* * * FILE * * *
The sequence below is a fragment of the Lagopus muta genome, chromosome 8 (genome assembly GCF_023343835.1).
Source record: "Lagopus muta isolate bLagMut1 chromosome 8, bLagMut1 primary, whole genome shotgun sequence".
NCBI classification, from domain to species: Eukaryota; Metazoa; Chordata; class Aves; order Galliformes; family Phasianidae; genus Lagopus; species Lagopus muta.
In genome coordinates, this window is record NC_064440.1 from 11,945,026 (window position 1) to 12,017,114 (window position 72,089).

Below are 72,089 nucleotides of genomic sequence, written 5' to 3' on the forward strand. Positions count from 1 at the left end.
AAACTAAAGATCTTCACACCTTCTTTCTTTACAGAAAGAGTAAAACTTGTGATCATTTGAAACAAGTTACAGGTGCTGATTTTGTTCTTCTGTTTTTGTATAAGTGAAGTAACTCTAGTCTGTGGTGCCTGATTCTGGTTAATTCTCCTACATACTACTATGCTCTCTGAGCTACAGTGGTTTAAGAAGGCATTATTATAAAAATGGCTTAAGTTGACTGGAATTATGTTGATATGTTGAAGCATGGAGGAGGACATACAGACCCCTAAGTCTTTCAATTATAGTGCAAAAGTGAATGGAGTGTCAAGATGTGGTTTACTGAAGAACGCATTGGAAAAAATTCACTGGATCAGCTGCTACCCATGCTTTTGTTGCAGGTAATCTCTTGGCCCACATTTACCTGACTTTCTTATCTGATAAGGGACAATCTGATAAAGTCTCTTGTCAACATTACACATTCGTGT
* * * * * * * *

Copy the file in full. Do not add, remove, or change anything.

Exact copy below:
The sequence below is a fragment of the Lagopus muta genome, chromosome 8 (genome assembly GCF_023343835.1).
Source record: "Lagopus muta isolate bLagMut1 chromosome 8, bLagMut1 primary, whole genome shotgun sequence".
NCBI classification, from domain to species: Eukaryota; Metazoa; Chordata; class Aves; order Galliformes; family Phasianidae; genus Lagopus; species Lagopus muta.
In genome coordinates, this window is record NC_064440.1 from 11,945,026 (window position 1) to 12,017,114 (window position 72,089).

Below are 72,089 nucleotides of genomic sequence, written 5' to 3' on the forward strand. Positions count from 1 at the left end.
AAACTAAAGATCTTCACACCTTCTTTCTTTACAGAAAGAGTAAAACTTGTGATCATTTGAAACAAGTTACAGGTGCTGATTTTGTTCTTCTGTTTTTGTATAAGTGAAGTAACTCTAGTCTGTGGTGCCTGATTCTGGTTAATTCTCCTACATACTACTATGCTCTCTGAGCTACAGTGGTTTAAGAAGGCATTATTATAAAAATGGCTTAAGTTGACTGGAATTATGTTGATATGTTGAAGCATGGAGGAGGACATACAGACCCCTAAGTCTTTCAATTATAGTGCAAAAGTGAATGGAGTGTCAAGATGTGGTTTACTGAAGAACGCATTGGAAAAAATTCACTGGATCAGCTGCTACCCATGCTTTTGTTGCAGGTAATCTCTTGGCCCACATTTACCTGACTTTCTTATCTGATAAGGGACAATCTGATAAAGTCTCTTGTCAACATTACACATTCGTGT